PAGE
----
I am thirteen, you are seventeen. It’s the night of my bat mitzvah, and I have dedicated one of my candles to you. But you do not want to go to the party, even though you are supposed to be the one to light the candle. I am mad at you, because I can’t understand why you would miss this big event. You end up being there, but only for the candle ceremony. Mom tells me to take it easy on you, that you are feeling depressed and that makes it hard to show up most days. I think I am starting to understand that feeling personally, but one kid with depression is more than enough for a family to deal with.

I am thirteen, you are eighteen. It is the summer after you graduated high school. Sports are still a major stress reliever for you, so I find myself tagging along as you practice shooting lacrosse goals on the football field behind the school. You have been struggling even more than usual, and I wonder why your friends aren’t there to support you. You spend most of your time alone, researching different possible causes and cures for how you are feeling. I hope you are able to find something, I hate seeing you like this. But I don’t always think about it, because I am still just thirteen, and I have my own issues to deal with.

I am thirteen, you were eighteen.

I am fourteen, you were eighteen.

I am fifteen, you were eighteen.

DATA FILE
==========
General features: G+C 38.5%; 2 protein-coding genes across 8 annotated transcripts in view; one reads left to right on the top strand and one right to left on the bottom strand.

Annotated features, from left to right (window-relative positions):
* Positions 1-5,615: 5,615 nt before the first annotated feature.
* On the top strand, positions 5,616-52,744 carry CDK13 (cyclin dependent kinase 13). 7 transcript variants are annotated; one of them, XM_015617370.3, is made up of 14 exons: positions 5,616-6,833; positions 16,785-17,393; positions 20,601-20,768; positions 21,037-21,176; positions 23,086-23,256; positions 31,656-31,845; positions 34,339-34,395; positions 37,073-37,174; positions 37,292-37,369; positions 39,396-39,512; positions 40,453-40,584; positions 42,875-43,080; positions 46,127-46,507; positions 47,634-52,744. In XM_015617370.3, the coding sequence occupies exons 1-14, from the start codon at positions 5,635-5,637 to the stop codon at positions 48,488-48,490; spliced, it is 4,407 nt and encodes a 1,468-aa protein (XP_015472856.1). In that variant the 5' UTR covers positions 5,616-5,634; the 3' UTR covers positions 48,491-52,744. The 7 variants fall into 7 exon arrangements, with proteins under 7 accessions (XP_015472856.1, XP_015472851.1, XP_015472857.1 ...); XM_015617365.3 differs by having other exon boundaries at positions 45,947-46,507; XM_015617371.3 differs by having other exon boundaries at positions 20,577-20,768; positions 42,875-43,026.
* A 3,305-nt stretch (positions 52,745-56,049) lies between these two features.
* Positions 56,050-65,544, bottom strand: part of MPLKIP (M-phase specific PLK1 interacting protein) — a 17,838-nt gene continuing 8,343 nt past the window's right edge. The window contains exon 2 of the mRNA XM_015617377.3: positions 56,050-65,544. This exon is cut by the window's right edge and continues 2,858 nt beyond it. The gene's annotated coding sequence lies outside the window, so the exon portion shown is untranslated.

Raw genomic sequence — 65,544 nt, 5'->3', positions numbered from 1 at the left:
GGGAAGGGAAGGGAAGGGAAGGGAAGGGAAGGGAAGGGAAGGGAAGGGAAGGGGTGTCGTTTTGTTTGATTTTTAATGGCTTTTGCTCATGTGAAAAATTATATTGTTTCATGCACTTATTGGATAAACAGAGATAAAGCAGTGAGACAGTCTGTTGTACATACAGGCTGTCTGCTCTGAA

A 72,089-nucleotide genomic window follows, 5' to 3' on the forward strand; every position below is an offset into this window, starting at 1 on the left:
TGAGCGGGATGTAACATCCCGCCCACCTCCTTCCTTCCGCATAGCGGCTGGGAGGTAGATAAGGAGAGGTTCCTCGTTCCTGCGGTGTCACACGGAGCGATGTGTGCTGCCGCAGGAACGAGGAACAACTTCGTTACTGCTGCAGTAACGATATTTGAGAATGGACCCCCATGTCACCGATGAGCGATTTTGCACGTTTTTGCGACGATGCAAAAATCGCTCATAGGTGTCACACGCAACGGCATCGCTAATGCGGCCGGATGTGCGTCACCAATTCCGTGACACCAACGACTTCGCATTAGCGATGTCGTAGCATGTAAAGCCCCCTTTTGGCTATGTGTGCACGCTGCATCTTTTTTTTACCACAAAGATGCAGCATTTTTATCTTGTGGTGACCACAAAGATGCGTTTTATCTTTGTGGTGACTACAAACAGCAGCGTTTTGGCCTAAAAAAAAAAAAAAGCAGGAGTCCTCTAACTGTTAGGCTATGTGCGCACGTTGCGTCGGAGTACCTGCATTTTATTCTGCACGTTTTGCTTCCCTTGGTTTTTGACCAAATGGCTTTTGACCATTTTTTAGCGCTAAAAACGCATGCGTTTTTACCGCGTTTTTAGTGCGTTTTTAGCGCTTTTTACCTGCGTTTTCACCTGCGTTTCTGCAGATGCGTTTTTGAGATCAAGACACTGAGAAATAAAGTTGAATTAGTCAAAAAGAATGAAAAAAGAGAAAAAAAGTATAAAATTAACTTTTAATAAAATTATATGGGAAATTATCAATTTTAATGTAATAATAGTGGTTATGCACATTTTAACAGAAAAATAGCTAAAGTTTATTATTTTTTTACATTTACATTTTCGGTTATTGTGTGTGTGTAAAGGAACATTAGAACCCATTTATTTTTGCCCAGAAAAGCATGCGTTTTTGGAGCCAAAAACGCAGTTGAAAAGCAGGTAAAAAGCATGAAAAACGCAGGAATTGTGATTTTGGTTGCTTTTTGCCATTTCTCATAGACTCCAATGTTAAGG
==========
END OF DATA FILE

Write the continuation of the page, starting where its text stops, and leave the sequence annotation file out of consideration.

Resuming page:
I am sixteen, you were eighteen.

I am seventeen, you were eighteen.

I am eighteen, you were eighteen. It is my high school graduation. I wear a flowy white dress, to match the white cap and gown. You didn’t go to your graduation ceremony, because you were too depressed to care.

I am twenty-two, you were only eighteen. I miss you. Between eighteen and twenty-two, I have made many changes. I am an entirely different person, and I have experienced so many things I know you would have loved to experience. I make many choices with you in mind. We both shared an intense appreciation for exploring nature, so I became an outdoor instructor. We both drifted from our high school friends, so I became part of a wonderful new group in college; they care about my mental health and never fail to show me love and support. You struggled in silence and never felt like you could be honest about what you were dealing with, so I show others that it isn’t shameful to ask for help. I only wish you had known that.

I am twenty-two, you were eighteen. When I meet new people, and inevitably the question “do you have any siblings?” is asked, I always hesitate for a split second. In the beginning I used to say no, because it simply allowed me to avoid a painful topic. I say yes now, because you are my brother; you will always be my brother.